August is a time for kicking back and relaxing in Spain. The urban population abandons the sweltering cities and heads to the beach for the month. Phone calls to businesses are greeted with messages informing them that the proprietors are on holiday until September 1, so don’t bother leaving a message.
But, in Madrid’s royal palaces, in the offices of the enormous, opulently gilded Palacio Real and the more humble oversized villa, La Zarazuela (where the royals actually live), things are far from relaxed.
All leave has been cancelled as royals and their advisers anxiously try to make last-minute reinforcements to the “firewall” they have constructed between themselves and the new King’s brother-in-law, Iñaki Urdangarín, who married his sister, the Infanta Cristina, in 1997.
Urdangarín is due in court later this year on charges that he embezzled millions of euros-worth of charity money to support a millionaire lifestyle for himself and Cristina, which raised many eyebrows at the time.
Their lavish lifestyle included the purchase of a €7m apartment in Barcelona in 1999, in which the former Duke of Palma (he has since been stripped of the title) now sits, isolated, nervously awaiting his day in court.
There is every possibility that the next target of prosecutors could be his wife, the former King’s daughter herself.
Leading the decision-making of the inner circle is the new Queen of Spain, Letizia Ortiz, the former newsreader and journalist whom the new king, the whiter-than-white Felipe VI, married in 2004.
One source says that it was the intensely media-savvy Queen Letizia (in 2000 she was the winner of the Madrid Press Association’s Larra Award for most accomplished journalist under 30) who demanded the King’s abdication as the only way to spike the guns of republicans who are eagerly awaiting Urdangarín’s trial later this year and fully intend to use it to bring down the monarchy.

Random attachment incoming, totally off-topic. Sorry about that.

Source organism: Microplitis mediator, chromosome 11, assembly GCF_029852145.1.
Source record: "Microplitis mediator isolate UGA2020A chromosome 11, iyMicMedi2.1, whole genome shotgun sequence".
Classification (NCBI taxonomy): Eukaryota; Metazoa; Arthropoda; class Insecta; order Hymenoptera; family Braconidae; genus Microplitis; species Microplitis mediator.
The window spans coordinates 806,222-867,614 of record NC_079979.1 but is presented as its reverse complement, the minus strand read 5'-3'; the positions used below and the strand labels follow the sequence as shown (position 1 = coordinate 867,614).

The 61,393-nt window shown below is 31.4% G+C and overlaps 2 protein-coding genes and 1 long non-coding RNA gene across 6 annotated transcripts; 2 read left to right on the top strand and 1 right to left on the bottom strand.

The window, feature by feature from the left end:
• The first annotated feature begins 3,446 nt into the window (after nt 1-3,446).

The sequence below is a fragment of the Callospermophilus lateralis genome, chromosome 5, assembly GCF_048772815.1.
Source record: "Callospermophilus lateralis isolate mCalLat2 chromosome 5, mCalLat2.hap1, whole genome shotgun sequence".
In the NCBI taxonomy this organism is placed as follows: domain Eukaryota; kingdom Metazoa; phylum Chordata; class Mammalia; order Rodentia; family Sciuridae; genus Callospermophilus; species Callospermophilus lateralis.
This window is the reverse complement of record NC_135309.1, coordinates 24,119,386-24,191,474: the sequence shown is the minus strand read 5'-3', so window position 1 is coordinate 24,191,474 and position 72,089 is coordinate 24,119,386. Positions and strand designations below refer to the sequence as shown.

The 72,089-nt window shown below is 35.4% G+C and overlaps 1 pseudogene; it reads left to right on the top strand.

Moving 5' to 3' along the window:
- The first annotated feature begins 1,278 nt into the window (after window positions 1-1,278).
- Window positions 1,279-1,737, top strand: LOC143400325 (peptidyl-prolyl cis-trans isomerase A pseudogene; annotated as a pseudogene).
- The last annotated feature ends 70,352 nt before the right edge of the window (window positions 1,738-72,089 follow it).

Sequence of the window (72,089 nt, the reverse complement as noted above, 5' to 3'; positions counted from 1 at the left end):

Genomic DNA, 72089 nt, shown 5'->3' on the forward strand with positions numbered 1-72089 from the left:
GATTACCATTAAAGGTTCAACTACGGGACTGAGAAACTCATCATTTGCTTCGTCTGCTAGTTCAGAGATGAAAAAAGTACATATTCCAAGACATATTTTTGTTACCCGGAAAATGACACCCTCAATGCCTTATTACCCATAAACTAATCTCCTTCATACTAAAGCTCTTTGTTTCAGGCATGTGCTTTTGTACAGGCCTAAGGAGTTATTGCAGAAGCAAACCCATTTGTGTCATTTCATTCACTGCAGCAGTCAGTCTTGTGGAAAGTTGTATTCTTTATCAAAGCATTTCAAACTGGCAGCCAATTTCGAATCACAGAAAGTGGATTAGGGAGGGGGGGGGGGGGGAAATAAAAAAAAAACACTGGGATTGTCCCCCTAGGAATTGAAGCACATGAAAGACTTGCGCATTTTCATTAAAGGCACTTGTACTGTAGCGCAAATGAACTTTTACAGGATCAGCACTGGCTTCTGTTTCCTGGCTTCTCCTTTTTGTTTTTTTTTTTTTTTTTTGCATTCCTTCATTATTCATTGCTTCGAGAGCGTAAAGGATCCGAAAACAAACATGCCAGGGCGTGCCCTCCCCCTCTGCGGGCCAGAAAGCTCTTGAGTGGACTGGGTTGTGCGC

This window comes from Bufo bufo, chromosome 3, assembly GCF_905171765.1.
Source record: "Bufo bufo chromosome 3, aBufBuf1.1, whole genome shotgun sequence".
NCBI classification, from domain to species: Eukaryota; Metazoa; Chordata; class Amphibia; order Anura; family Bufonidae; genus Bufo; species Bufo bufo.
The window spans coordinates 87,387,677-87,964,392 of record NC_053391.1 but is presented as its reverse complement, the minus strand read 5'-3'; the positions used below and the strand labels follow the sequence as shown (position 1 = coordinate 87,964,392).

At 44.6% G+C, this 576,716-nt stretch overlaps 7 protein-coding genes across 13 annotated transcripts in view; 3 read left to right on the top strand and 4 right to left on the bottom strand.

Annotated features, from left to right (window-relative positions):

“Doña Letizia lost it and said, ‘If you don’t do something, I am divorcing,’” says the source.
Advisers have been fearful for years that the allegations against Urdangarín—which only became public in November 2011—could fatally wound the monarchy.
They have been circulating since at least 2006, when Antonio Diéguez, a Socialist deputy in the Balearics regional assembly, asked a public question about the €1.2 million of public money spent on a deal between the Balearic government and the Nóos Institute, a sports marketing firm of which Urdangarín was president, to organize a weekend event in 2005.
It subsequently emerged that Urdangarín benefited from millions of euro in Balearic government contracts awarded without bids. A trial in a court of law this fall, and a probable prison term, will mark a sad end to a royal fairy tale which saw the King’s daughter, the Infanta Cristina, marry the dashing, working-class handball player after meeting him at the Atlanta Olympics in 1996, where he was competing.
The Urdangarín crisis has not served to draw the royal family together. The old king, Juan Carlos, who abdicated this year in favor of his son King Felipe VI, is no longer on speaking terms with his wife, Queen Sofía, and, sources tell The Daily Beast, the two now live in separate apartments in the palace and communicate only via their secretaries.
Sofía is, of course, long used to her husband’s philandering ways. His infamous Botswana elephant-hunting trip in 2012—with an expensive safari company, while the Spanish people were coping with recession—was made in the company of his rumored girlfriend “Princess” Corinna Zu Sayn-Wittgenstein, the divorced wife of a minor German nobleman. She is routinely dismissed by Madrid wits as “a Danish tart.” She denied in an interview with Vanity Fair that she has ever had a romantic relationship with the King.
Although the stories of Juan Carlos’ philandering are legendary, fortunately Sofía is not interested in exposing, humiliating or “bringing down” her husband.